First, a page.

Neither of us had so he walked us through what he knew, while we both frantically clicked links to learn more.
AirPR is a startup that “matches” companies with PR professionals.
Billed as a dating-like site for PR, you input when you want to start your campaign (they recommend three to four weeks before you want media coverage), fill out your name and email address, and answer a questionnaire.
It asks you things such as “how often do you want to communicate with your PR pro?” and at which stage your startup is in.
It also provides a list of services for you to prioritize. Those services include media relations, social media relations, business development/relationship building, communications strategy, and events/trade shows/conference management.
PR as a Commodity?
When Joe asked us both if we would participate in a site like this, our resounding answer was no.
I went off on a tangent about how this commoditizes the work that we do, we’re more than just publicists, and it doesn’t require any messaging, positioning, or strategy. Not to mention, three to four weeks before you launch a new product is not enough time.
It also allows clients to rate your services and share that with other AirPR users. Not unlike references you have to provide with new business prospects. The only difference is you aren’t providing the list of clients for prospects to call.
At most, the startup pays for a 60-day contract. Not something you can make payroll on or count on for cash flow.
Benefit to PR Pros
But, in the past week, I’ve softened my view on it a bit. We’re in the process of building the earned media department at Arment Dietrich and this would be a really interesting tool to use to see if it could help us with business development. If it works, it certainly would provide us some of the resources we need to continue growing.
And the RFP process that most companies require agencies go through? It pushes that aside and provides an opportunity for solopreneurs, freelancers, and boutique firms to compete for big dollars without having to pull their entire teams off client work to complete an RFP.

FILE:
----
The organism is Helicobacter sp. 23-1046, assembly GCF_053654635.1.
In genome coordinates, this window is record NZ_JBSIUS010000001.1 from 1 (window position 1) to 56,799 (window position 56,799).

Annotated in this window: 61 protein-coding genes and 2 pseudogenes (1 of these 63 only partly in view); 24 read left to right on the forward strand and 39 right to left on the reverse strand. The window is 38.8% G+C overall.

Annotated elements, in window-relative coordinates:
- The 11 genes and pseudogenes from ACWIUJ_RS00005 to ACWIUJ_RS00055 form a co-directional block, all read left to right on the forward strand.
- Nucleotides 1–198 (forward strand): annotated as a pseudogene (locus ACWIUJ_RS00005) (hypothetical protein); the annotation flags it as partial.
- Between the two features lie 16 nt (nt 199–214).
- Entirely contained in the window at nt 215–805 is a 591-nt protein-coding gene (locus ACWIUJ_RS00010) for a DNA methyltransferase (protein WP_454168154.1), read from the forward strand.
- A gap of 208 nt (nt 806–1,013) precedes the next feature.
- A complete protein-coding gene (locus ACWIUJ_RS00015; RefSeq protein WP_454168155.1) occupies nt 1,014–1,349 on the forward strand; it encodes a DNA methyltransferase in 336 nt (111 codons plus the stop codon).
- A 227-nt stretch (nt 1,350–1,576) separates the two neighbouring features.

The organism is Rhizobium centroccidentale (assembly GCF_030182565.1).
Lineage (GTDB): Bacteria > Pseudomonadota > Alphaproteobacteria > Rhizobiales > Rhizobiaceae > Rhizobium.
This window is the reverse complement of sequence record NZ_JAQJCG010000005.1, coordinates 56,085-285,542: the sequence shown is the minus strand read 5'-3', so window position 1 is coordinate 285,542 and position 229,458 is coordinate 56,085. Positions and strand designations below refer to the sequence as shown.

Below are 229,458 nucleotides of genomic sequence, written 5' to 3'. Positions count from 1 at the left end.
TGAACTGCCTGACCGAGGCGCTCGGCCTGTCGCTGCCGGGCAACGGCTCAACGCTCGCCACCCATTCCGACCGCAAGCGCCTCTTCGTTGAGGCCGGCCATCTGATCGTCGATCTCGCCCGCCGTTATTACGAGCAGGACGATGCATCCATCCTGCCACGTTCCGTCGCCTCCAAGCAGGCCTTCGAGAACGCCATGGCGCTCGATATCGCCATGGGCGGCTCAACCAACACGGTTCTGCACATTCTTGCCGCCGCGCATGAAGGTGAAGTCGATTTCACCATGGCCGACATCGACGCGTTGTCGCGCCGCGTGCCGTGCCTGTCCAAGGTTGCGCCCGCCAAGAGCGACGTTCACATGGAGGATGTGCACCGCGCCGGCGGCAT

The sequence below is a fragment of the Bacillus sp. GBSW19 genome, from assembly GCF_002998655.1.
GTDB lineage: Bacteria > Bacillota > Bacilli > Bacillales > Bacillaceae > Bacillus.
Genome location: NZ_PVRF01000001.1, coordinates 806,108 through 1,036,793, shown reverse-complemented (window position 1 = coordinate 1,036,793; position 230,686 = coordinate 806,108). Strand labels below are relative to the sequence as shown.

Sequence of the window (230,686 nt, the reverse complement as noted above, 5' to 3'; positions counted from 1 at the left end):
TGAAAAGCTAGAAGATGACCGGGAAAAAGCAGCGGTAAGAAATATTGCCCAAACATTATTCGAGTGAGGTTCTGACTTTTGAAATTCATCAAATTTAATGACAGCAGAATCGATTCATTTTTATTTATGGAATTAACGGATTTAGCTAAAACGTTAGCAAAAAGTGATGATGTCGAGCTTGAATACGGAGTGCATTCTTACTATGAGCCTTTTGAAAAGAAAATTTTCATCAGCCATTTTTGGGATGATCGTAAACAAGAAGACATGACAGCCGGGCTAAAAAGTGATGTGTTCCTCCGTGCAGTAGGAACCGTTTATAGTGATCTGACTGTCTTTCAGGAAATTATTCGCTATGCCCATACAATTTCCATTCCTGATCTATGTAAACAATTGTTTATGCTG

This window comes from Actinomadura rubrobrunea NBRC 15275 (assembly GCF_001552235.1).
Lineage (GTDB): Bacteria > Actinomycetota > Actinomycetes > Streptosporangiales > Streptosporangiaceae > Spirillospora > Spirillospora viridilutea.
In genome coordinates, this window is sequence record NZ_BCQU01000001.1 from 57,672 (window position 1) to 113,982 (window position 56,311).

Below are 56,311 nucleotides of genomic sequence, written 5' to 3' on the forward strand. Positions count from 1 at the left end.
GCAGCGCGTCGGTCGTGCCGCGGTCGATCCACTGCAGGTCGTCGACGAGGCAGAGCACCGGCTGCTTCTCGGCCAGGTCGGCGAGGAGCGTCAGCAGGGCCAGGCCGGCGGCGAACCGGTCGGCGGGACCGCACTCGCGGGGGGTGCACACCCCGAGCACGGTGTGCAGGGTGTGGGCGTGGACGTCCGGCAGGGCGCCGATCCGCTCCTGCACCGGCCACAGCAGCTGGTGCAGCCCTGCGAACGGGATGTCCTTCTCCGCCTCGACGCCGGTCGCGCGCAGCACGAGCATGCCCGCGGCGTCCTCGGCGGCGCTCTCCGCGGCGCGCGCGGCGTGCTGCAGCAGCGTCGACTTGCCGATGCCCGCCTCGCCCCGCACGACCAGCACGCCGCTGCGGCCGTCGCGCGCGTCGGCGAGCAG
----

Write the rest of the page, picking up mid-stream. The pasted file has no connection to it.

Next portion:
The company also says if the startup isn’t the right fit, they’ll decline them. And the PR pros? If you have low ratings, they’ll excuse you from the process.
So I think we’ll try it. See what happens. It could be a disaster or it could be genius. I’ll let you know.
UPDATE: July 16. AirPR sent a note to let me know they do not have a rating system, as described above. Rebekah Iliff, their director of product, said:
AirPR does not have a “rating” system per se like an Uber, meaning a two-way rating that other clients would be able to see before they chose a PR pro. Nor would this be like a Yelp, where the information would be public.
At the end of the PR campaign, the client is prompted to fill out a feedback form to provide us with information about their PR experience. This is then shared with the PR pro as 1) a learning tool and 2) info that can be used as a testimonial for future prospecting. It also provides us with ample data so that we can continue to create a better experience and platform for everyone. It’s not public, nor can any other clients see it unless the PR pro decides to share it.